Hi Guest!
Contribute to this record

William Jackson

William Jackson, one of 230 convicts transported on the Isabella, April 1818

Name, Aliases & Gender

Name: William Jackson
Aliases: none
Gender: m

Birth, Occupation & Death

Date of Birth: 1792
Occupation: Gardener
Date of Death: -
Age: -

Life Span

Life span

Male median life span was 61 years*

* Median life span based on contributions

Conviction & Transportation

Sentence Severity

Sentence Severity

Sentenced to 7 years

Crime: Highway robbery
Convicted at: Lincoln Assizes
Sentence term: 7 years
Ship: Isabella
Departure date: 3rd April, 1818
Arrival date: 14th September, 1818
Place of arrival New South Wales
Passenger manifest Travelled with 230 other convicts


Primary source: Australian Joint Copying Project. Microfilm Roll 88, Class and Piece Number HO11/3, Page Number 15 (9)
Source description: This record is one of the entries in the British convict transportation registers 1787-1867 database compiled by State Library of Queensland from British Home Office (HO) records which are available on microfilm as part of the Australian Joint Copying Project.

Did you find the person you were looking for?

If William Jackson was the person you were looking for, you may be able to discover more about them by looking at our resources page.

If you have more hunting to do, try a new search or browse the convict records.

Know more about William Jackson?

Contribute to this record

Community Contributions

D Wong on 18th January, 2016 wrote:

William Jackson was 25 years old when convicted with Samuel Fielding and Daniel Cook (both not found as convicts). He was described as suffering from ‘gravel’ whilst in Lincoln gaol.

D Wong on 6th February, 2020 wrote:

** 2 William Jackson’s on this voyage**  The other Wm. Jackson was tried at the Old Bailey.

14/1/1817 Stamford Mercury, Lincolnshire, England:

Burglary on the North Forty Foot Bank. William Jackson, of Sutterton Fen, laborer, and Edward Hudson, of Frampton, laborer, were tried for burglary in the house of Dickinson Smith, in the extra-parochial place called the North Forty Foot Bank, on the night of the 31st of December last, and stealing three flitches of bacon, a shirt, a shift, and a waistcoat. The prosecutor and his wife, aged people, deposed that on the above-named night, about twelve o’clock, their house was broken open, and the prisoner Hudson, who lived about half a mile off, first entered. The wife wanted to get out of bed, but the prisoner snatched a stick, cruelly beat her with it, and prevented her; Jackson, who is a son-in-law to the prosecutor, then came in, and collectedly took down the flitches from the place where they hung, one at a time, and delivered them to a third person at the door whom the prosecutor did not see.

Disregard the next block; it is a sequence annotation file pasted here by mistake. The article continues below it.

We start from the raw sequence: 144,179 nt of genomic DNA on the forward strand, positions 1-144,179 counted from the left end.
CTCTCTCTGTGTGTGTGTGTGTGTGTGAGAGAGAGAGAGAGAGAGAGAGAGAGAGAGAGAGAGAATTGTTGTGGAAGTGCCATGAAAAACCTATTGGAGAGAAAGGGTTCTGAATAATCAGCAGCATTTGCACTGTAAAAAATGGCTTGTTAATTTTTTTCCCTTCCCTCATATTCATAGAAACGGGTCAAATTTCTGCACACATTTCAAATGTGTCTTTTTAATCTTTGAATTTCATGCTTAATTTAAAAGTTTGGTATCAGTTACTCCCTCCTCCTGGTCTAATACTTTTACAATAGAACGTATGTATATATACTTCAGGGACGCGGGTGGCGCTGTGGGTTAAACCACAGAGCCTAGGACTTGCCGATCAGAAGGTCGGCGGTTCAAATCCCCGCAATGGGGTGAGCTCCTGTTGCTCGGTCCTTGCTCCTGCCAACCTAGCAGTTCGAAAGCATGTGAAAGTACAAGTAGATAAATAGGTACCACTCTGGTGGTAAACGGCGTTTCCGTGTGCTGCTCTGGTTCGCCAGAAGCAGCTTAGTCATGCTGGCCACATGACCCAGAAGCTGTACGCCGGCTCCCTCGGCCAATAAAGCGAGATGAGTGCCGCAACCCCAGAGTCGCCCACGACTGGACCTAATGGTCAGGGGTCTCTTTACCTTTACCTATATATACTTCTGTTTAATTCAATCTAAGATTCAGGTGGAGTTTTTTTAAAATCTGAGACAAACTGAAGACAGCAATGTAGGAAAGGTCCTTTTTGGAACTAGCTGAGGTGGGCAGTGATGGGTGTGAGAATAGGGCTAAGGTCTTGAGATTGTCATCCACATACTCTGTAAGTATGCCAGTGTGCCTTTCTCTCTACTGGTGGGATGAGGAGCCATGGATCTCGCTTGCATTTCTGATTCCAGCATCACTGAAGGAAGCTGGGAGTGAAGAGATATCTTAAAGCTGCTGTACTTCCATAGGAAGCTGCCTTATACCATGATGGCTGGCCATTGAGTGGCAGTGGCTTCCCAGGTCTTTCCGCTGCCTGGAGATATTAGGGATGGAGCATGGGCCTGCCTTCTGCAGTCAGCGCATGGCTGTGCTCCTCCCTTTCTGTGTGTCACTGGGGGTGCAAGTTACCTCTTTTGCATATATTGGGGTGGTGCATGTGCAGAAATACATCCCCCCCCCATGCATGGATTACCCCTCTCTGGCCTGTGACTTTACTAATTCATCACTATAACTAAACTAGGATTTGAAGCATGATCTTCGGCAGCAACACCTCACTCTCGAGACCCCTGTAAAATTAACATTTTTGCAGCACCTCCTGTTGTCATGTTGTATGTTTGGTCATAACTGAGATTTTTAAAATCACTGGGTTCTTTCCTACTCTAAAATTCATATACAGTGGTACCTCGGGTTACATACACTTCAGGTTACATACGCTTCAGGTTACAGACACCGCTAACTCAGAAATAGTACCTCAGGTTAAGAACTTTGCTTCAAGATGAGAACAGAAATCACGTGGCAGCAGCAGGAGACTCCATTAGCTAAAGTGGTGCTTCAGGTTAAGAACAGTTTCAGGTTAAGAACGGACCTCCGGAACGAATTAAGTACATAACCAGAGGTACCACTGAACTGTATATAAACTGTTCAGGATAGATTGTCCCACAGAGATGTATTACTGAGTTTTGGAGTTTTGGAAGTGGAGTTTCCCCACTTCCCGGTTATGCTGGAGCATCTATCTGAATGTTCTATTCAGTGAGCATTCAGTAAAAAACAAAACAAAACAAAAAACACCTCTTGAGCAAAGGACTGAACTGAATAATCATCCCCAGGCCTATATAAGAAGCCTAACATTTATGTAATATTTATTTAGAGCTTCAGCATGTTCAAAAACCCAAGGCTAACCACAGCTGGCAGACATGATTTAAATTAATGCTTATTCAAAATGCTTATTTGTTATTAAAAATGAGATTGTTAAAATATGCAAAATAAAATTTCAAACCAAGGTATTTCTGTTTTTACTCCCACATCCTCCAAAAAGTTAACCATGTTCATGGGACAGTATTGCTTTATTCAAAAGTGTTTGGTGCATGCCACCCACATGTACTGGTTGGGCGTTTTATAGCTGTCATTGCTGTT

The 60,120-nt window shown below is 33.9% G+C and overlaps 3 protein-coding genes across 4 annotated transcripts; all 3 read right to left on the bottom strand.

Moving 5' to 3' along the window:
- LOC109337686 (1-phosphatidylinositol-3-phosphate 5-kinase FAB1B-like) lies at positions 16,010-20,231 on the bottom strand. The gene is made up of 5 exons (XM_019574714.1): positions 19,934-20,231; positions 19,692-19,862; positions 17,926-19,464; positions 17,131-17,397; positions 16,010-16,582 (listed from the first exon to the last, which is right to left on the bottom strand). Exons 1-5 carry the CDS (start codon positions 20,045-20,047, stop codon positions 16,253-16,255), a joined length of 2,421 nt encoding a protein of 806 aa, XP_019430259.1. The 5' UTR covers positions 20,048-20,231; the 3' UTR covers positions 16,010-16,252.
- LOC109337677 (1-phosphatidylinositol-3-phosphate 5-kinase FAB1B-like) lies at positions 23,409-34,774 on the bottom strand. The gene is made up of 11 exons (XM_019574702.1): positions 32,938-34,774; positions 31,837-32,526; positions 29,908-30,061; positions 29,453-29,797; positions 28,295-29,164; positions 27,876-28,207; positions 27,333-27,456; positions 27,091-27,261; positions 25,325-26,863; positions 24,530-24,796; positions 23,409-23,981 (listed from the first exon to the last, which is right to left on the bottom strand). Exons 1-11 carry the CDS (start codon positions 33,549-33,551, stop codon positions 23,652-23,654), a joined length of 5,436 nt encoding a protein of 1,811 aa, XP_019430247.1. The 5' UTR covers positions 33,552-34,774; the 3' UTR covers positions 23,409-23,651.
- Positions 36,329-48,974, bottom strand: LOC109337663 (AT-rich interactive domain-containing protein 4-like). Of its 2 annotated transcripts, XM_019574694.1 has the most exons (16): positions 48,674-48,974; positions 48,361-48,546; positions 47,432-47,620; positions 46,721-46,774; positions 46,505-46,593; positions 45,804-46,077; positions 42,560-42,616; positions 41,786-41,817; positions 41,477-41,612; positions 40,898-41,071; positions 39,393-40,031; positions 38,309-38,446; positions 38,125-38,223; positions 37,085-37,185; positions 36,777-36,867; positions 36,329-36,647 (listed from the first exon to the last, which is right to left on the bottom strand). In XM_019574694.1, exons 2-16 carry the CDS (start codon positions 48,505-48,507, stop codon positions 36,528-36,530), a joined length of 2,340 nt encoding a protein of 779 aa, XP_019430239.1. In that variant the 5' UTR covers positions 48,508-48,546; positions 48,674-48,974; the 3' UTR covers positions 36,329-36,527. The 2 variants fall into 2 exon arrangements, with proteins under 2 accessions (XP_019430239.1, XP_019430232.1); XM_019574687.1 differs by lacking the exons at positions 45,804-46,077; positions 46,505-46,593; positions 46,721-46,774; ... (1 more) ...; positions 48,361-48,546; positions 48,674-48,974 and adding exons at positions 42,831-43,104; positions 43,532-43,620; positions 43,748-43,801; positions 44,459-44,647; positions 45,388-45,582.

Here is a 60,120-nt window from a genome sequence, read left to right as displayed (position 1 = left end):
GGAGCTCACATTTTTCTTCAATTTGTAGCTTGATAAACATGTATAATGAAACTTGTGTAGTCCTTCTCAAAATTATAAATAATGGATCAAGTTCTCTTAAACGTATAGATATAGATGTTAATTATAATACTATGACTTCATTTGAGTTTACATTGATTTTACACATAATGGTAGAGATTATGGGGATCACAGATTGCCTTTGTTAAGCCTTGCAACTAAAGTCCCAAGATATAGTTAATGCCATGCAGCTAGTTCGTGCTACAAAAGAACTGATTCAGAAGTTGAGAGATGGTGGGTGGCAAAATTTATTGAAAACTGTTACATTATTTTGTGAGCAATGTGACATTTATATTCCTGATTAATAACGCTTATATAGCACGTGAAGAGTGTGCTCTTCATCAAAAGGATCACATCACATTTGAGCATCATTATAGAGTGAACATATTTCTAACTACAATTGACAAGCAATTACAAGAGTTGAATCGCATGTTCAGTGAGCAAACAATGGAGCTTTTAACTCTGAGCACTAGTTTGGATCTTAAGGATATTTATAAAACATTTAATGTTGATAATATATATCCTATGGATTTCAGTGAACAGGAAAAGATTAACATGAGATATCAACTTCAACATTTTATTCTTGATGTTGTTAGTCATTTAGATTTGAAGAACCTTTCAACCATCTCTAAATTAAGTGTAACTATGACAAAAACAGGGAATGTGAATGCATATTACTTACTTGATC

..............There was no evidence, except that of Smith and his wife, that the bacon or other property ever was in the custody of the prisoners ; and the case was made remarkable by the circumstance of the aged pair now positively swearing to the persons of the prisoners, and that they well knew them at the time they were committing the robbery and assault. although their first examination before C. K. Tunnard, Esq. the magistrate, almost a week after the robbery, they had not mentioned Hudson’s name at all as being connected with the offence, and only expressed suspicion of Jackson The Judge, Mr. Clarke, considered this strange circumstance; and on the Jury’s returning verdict of not Guilty, said that he thought they did quite right.
*No ship found for Edward Hudson.*

11/7/1817 Stamford Mercury, Lincolnshire, England:

Also committed to the Castle :— Jacob Lazarence Grolney Gainsley, late of Kirton, carpenter, (by Charles K. Tunnard, Esq.) on a charge of bigamy; —and Wm. Jackson, Sami. Fielding, and Daniel Cook, (by John Skinner Baily, Esq. Mayor of Boston, and John Waite, Esq.) for robbing Joseph Theaker, in the town of Boston, between 12 and 1 o’clock on Saturday night last, a wallet containing a piece of beef, a quartern loaf, and other provisions. Jackson is one of the men who were committed to Lincoln Castle previously to the last assizes on a charge of housebreaking, and is also one of the three who broke out of the Castle, and who were afterwards retaken, tried, and acquitted.

23/1/1818 Stamford Mercury, Lincolnshire, England:

The following convicts under sentence of transportation have been removed from Lincoln Castle to the following hulks ; viz. on board the Justitin at Woolwich, John Sutton, Thomas Keip, Robert Dixon, Henry Smith, James Dickenson, and George Hurst, for their natural lives; William Hargraves, and James Parker, for fourteen years; Thomas Holland, and Wm. Jackson, for seven years each.-

William Jackson was listed as 25 years old on arrival.

Native Place: Lincoln.

William was 5’9½” tall, fair ruddy complexion, dark brown hair, hazel eyes. Married (as per above).

Convict Changes History

D Wong on 18th January, 2016 made the following changes:

date of birth: 1792 (prev. 0000), gender: m, crime

D Wong on 6th February, 2020 made the following changes:


D Wong on 6th February, 2020 made the following changes:


This record was discovered and printed on ConvictRecords.com.au